This week, Johnson hijacks the show; firstly with something called “Periscope” that, apparently, those crazy kids are into. And later, after me griping about how everyone gets me name wrong, and some chat about silly things we said and did as kids, he weighs in on the Rachel Dolezal story which was breaking at the time.
Very, ridiculously late with this one, but finally, we get to hear the Belize trip debrief. Caves! Cash! Crabs! Crashes! This episode has them all. Then we chat about the fall of the British empire, and how we magnanimously gave all those countries back, minus anywhere nice. Then I lament the end of the football season, and we discuss soccer’s popularity (or lack thereof) in the USA, and whether or not we’re sexist gits.
Very late with this one, but we talk about the (at the time unnamed) new princess, and then I make the Kentucky Derby sound more British, which is to say, better. Then, it’s time for another round of our annual tradition: “Star Wars Character or NFL Prospect” which is much harder than it sounds. Finally, we talk about Johnson’s upcoming trip to a mysterious place that, according to modern maps, doesn’t even exist…
This week, my recent dental surgery gets us into Niki Lauda jokes, stealth Australians and Ken Branagh’s lips. Then we talk about Hot Cross Buns: what they are, how much they cost, and why Puffy remixed the song. Then Paul takes a below-the-waist guess at what “The Old Grey Whistle Test” might be, and finally, I am proven spectacularly wrong about, well, dontists.
This week, I prove that, though they don’t know it, most Americans have heard the voice of one Magnus Pyke. Then we chat about some conspicuously British Bingo calls, and something in British newspapers called “Spot The Ball.” Then, I read a nice email from my big brother, in which his podcast listening lands him in trouble.
Links to things mentioned: Lenny Henry‘s impression of David Bellamy, the actual David Bellamy, the Thomas Dolby video, Spinal Tap going to 11, the Spot The Ball for all those who want to play too, and oh my, Danny La Rue.
This week, we talk about our recent one-hour jet lag, and I frighten Americans by telling them it’s Mother’s Day. Then, I play a clip of someone trying to identify individual members of the Jackson 5 using only European culture references. Then we talk about how Americans don’t know about the Goon Show, despite one of its members being really famous. Later, my mum takes the quiz, and violence ensues with pins, guns, wellington boots and Robert Blake.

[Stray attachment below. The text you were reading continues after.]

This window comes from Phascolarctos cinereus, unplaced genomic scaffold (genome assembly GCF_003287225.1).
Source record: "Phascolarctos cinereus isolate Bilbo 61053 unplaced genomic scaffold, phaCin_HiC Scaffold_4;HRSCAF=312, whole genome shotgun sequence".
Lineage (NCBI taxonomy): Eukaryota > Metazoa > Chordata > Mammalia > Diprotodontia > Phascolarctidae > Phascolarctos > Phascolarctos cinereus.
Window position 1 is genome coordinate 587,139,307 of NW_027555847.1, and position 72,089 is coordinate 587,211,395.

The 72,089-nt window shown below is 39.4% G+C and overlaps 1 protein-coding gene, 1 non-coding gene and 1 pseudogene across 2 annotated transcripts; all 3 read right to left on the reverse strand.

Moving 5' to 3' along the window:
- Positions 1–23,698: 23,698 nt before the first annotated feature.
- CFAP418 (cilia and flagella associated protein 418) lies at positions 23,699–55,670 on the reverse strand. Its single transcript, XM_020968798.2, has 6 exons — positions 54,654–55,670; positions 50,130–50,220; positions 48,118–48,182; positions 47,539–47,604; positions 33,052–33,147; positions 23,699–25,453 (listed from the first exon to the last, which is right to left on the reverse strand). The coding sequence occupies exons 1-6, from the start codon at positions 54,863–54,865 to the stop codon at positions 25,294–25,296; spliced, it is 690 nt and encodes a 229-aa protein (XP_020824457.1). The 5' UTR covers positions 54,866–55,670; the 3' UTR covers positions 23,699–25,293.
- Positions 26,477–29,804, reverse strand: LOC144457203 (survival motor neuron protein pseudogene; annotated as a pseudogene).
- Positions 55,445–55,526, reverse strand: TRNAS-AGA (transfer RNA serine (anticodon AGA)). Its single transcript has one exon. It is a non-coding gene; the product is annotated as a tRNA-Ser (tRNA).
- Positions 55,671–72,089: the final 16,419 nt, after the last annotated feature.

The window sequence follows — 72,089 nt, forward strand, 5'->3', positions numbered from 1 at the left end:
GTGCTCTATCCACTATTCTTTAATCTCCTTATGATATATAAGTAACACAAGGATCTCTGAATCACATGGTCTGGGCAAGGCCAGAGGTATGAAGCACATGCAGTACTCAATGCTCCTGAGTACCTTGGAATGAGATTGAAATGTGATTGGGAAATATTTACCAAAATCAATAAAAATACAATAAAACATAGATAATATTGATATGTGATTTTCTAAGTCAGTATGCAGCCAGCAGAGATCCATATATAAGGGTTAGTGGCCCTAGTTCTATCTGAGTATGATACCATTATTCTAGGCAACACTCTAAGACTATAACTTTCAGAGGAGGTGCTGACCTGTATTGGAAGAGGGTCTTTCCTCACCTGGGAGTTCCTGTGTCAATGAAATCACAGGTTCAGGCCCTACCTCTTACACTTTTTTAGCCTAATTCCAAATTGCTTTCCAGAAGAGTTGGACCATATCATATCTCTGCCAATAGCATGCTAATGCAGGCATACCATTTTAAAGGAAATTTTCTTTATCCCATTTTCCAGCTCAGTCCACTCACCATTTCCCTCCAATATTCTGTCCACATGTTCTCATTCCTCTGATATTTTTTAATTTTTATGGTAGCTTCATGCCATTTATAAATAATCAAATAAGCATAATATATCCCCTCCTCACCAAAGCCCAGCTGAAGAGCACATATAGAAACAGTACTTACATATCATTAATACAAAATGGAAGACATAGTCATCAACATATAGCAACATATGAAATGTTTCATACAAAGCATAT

This week, a letter from our Kansas chum Jeff gets us arguing over who should be allowed to call their sport “football.” Then, I give Johnson chocolate spiked with something, and share one of my famous (and slightly stupid) observations, this time about large paper clips. Beth gets in touch, with a story from the UK involving donuts and white supremacy, and finally Cocker takes the quiz, which leads to everything from cheesy snacks to Kiefer Sutherland.
This week, we talk about Black History Month — what it used to be called, and which month they went with in the UK. Then we discuss the latest British chocolate drama, and read some mail from the listeners: Ed criticizes my pronunciation, Rebecca talks about Twizzlers and Red Vines, Ron reminisces about kids’ games, Jochen worries about Johnson’s well-being, and Beth delivers her undies homework. Thanks to all our correspondents for making the show better!
A packed episode this week: First, we talk about the “New” versions of lots of places, then I confess to over-thinking the way to say a colleague’s name. Then, I compare the British “Wagon Wheel” to the American “Moon Pie.” This leads to the Creme Egg fuss currently going on, and the introduction of the Starbucks “Flat White.” Finally, we address the confusion in the U.S. about the names of cable cars (or trams, or gondolas, or sky carts, or whatever the hell they are.)
It’s our 100th episode, and Johnson celebrates by becoming a woman! Not really, but he does have more holes in him than he used to. We discuss what Brits call “styrofoam,” which gets us onto the Stylophone, a kid’s toy endorsed by a convicted paedophile. Then, listener Irene asks us for names like hers that are pronounced differently in each country, and finally we learn about “backronyms.”